RAF Atlas C1 aircraft refuelled over South Atlantic for first time

RAF Atlas aircraft in-flight refuelling.
Photo Credit: RAF

LONDON – A Royal Air Force Atlas C1 (A400M) transport aircraft from RAF Brize Norton has been refuelled over the South Atlantic for the first time. The Air-to-Air Tanking operation was conducted from a RAF Voyager aircraft flying from the Falklands Islands.

The Atlas was flown from RAF Brize Norton to the Ascension Island, before then flying on to the Falklands. During the flight the transport aircraft was met by a RAF Voyager over the South Atlantic, that had earlier taken off from Mount Pleasant Complex, the principal military base on the Falkland Islands.

The Atlas aircraft was refuelled using what is known as the probe-and-drogue system.  The refuelling probe extends from the front of the transport aircraft above the cockpit.  The pilot then has to dock this probe into the basket of the drogue that has been extended from the Voyager to allow refuelling.

RAF Atlas aircraft refuelled from Voyager.
Photos: RAF
RAF Atlas A400M in flight.
The first Operational Air-Air refuel of an RAF A400M Atlas.

The Captain of the Atlas aircraft was Squadron Leader Al Spence from 30 Squadron who said: “It was a fantastic privilege to be part of this mission; being part of any ‘first’ is a big deal and being able to demonstrate what we can do with this aircraft is what it’s all about.”

Air-to-Air refuelling is one of the most difficult manoeuvres that pilots carry out and requires intense concentration from both the crews. The operation requires the pilot of the receiving aircraft to maintain close formation with the tanker aircraft for the duration of the activity while fuel is transferred by the Mission Systems Operator, flying in the Voyager.

RAF Atlas being refuelled as viewed from Voyager aircraft.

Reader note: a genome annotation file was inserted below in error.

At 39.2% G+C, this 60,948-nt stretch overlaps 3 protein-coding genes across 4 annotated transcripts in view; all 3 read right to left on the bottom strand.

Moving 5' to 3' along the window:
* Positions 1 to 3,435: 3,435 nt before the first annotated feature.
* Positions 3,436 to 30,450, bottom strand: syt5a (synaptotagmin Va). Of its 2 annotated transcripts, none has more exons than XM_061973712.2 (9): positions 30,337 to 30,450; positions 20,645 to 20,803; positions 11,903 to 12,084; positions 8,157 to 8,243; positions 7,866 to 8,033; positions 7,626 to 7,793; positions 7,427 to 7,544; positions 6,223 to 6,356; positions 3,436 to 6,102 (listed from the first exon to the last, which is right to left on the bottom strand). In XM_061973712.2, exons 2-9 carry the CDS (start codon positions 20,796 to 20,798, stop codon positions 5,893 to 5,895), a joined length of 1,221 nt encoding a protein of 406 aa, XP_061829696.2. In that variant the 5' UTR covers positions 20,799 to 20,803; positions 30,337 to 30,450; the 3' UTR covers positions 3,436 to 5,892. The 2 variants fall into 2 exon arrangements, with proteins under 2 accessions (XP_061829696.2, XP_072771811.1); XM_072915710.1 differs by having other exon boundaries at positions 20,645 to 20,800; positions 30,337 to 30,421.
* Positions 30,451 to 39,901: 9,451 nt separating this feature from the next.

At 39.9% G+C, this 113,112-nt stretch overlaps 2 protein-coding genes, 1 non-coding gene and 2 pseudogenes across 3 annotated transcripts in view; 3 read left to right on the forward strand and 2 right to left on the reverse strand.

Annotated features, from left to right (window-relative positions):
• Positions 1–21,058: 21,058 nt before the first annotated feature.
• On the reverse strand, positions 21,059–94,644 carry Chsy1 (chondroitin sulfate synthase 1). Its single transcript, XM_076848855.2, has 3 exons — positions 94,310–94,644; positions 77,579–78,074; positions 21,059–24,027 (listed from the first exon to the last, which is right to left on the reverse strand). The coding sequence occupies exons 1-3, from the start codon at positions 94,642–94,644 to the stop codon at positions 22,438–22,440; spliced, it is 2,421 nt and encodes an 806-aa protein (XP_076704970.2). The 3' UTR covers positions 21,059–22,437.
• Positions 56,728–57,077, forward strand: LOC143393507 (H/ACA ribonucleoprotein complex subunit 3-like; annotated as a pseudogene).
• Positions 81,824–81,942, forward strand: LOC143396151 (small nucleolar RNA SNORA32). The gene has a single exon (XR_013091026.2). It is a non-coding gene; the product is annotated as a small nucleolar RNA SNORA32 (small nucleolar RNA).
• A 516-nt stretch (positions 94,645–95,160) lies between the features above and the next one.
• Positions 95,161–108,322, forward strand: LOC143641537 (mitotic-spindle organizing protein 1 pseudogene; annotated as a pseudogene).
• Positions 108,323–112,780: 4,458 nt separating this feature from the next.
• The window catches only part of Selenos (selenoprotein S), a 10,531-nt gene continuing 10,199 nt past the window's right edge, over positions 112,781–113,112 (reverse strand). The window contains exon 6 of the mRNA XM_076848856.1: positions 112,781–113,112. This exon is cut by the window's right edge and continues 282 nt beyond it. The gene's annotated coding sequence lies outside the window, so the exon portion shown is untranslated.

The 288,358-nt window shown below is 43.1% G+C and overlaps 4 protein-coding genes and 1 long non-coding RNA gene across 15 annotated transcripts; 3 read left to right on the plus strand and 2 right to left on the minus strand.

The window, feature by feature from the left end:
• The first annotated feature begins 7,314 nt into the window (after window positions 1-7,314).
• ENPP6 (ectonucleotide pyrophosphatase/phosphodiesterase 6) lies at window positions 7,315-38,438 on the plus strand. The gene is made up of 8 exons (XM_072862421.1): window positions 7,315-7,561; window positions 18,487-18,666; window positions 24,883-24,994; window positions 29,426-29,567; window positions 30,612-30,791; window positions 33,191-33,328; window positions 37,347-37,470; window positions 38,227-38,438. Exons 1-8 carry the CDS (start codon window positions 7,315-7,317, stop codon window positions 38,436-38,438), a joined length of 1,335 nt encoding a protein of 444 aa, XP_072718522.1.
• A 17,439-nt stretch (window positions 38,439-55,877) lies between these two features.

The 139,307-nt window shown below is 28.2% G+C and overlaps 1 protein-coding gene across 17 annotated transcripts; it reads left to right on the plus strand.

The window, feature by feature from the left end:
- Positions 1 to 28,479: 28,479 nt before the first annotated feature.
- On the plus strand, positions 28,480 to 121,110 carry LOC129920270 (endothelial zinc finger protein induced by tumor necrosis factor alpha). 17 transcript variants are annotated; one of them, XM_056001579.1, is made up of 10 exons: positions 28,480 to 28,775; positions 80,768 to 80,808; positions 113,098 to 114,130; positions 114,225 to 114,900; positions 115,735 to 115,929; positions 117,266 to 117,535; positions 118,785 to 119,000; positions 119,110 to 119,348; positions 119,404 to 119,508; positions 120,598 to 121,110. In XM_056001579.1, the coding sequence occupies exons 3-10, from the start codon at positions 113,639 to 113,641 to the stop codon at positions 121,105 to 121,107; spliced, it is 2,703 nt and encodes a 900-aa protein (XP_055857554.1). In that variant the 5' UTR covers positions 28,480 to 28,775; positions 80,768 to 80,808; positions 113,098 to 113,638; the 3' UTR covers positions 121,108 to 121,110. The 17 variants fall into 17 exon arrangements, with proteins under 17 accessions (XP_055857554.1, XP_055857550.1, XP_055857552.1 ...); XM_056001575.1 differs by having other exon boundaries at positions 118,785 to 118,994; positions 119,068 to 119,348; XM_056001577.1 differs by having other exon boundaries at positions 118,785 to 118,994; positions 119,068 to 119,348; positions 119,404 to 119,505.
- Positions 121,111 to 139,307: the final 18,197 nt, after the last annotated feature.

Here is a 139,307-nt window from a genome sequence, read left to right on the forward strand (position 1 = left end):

Flight Lieutenant James, Captain of the Voyager aircraft, stated:

“It was a great privilege to Captain the Voyager on the first operational re-fuel of an Atlas, after successfully meeting them some 900 nautical miles south west of Ascension Island and 2600 nautical miles north east of Mount Pleasant Airfield.”

“The Voyager’s capability to extend the global reach of our aircraft is remarkable.”

The RAF Voyager that is based at Mount Pleasant airfield is maintained by an engineering support team that ensures the aircraft is ready to fly 365 days a year in some of the most challenging conditions faced across the globe.

RAF Atlas being refuelled as viewed from Voyager aircraft.

Sergeant Juerschik from 101 Squadron, the Mission Systems Operator controlling the refuelling from the Voyager, said: “This is the first time the Atlas has been refuelled operationally and by any of the crew, which provided a new exciting opportunity.”

“Whilst I have refuelled the Atlas in the simulator, it had no comparison to the operational pressures of being over the sea with more than 900 nautical miles to nearest land.  As a crew, we delivered more than 20 tonnes of fuel to the Atlas.”

“This enabled members of 30 Squadron to deliver the aircraft and essential parts to the Typhoon Force in the Falklands.”

The successful completion of this sortie increases the capability of the RAF Brize Norton based Air Mobility Force to deliver essential cargo right to where it needs to be. The flight demonstrated that increased capability to deliver freight and personnel to the South Atlantic when required.

About the author

Len Varley

A former Chief Pilot/Chief Flying Instructor, Len has 35 years experience in diverse aviation roles. Speaks fluent Australian & English! Len is the Assistant Editor for AviationSource.

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